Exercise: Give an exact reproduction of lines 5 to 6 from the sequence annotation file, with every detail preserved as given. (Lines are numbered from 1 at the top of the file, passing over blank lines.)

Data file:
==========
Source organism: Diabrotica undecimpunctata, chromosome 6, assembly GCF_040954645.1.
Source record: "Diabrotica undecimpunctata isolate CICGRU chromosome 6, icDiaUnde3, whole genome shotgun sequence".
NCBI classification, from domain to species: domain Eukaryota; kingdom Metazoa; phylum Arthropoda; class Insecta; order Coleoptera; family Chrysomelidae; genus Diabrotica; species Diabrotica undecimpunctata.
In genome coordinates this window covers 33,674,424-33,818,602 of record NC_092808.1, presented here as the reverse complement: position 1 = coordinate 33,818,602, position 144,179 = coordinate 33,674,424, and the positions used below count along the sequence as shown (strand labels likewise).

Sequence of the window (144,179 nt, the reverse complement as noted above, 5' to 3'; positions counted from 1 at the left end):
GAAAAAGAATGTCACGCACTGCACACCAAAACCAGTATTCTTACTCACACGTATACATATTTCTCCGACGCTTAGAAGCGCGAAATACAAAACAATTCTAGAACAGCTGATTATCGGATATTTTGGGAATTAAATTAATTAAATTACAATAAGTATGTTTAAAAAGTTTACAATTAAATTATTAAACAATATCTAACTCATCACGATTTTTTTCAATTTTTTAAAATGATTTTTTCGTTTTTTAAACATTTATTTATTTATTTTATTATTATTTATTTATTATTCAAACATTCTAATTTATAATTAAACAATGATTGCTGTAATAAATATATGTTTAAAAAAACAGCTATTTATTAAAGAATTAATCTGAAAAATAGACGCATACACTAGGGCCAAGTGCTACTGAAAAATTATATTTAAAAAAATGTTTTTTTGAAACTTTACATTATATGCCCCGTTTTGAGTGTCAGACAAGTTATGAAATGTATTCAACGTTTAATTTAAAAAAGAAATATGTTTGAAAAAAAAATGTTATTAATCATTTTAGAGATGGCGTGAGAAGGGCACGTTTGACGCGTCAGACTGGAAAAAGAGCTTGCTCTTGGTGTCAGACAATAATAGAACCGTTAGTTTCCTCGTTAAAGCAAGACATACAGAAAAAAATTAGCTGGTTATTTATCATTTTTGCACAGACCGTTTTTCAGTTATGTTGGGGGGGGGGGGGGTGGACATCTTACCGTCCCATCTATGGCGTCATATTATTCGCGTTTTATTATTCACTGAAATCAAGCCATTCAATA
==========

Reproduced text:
Sequence of the window (144,179 nt, the reverse complement as noted above, 5' to 3'; positions counted from 1 at the left end):
GAAAAAGAATGTCACGCACTGCACACCAAAACCAGTATTCTTACTCACACGTATACATATTTCTCCGACGCTTAGAAGCGCGAAATACAAAACAATTCTAGAACAGCTGATTATCGGATATTTTGGGAATTAAATTAATTAAATTACAATAAGTATGTTTAAAAAGTTTACAATTAAATTATTAAACAATATCTAACTCATCACGATTTTTTTCAATTTTTTAAAATGATTTTTTCGTTTTTTAAACATTTATTTATTTATTTTATTATTATTTATTTATTATTCAAACATTCTAATTTATAATTAAACAATGATTGCTGTAATAAATATATGTTTAAAAAAACAGCTATTTATTAAAGAATTAATCTGAAAAATAGACGCATACACTAGGGCCAAGTGCTACTGAAAAATTATATTTAAAAAAATGTTTTTTTGAAACTTTACATTATATGCCCCGTTTTGAGTGTCAGACAAGTTATGAAATGTATTCAACGTTTAATTTAAAAAAGAAATATGTTTGAAAAAAAAATGTTATTAATCATTTTAGAGATGGCGTGAGAAGGGCACGTTTGACGCGTCAGACTGGAAAAAGAGCTTGCTCTTGGTGTCAGACAATAATAGAACCGTTAGTTTCCTCGTTAAAGCAAGACATACAGAAAAAAATTAGCTGGTTATTTATCATTTTTGCACAGACCGTTTTTCAGTTATGTTGGGGGGGGGGGGGGTGGACATCTTACCGTCCCATCTATGGCGTCATATTATTCGCGTTTTATTATTCACTGAAATCAAGCCATTCAATA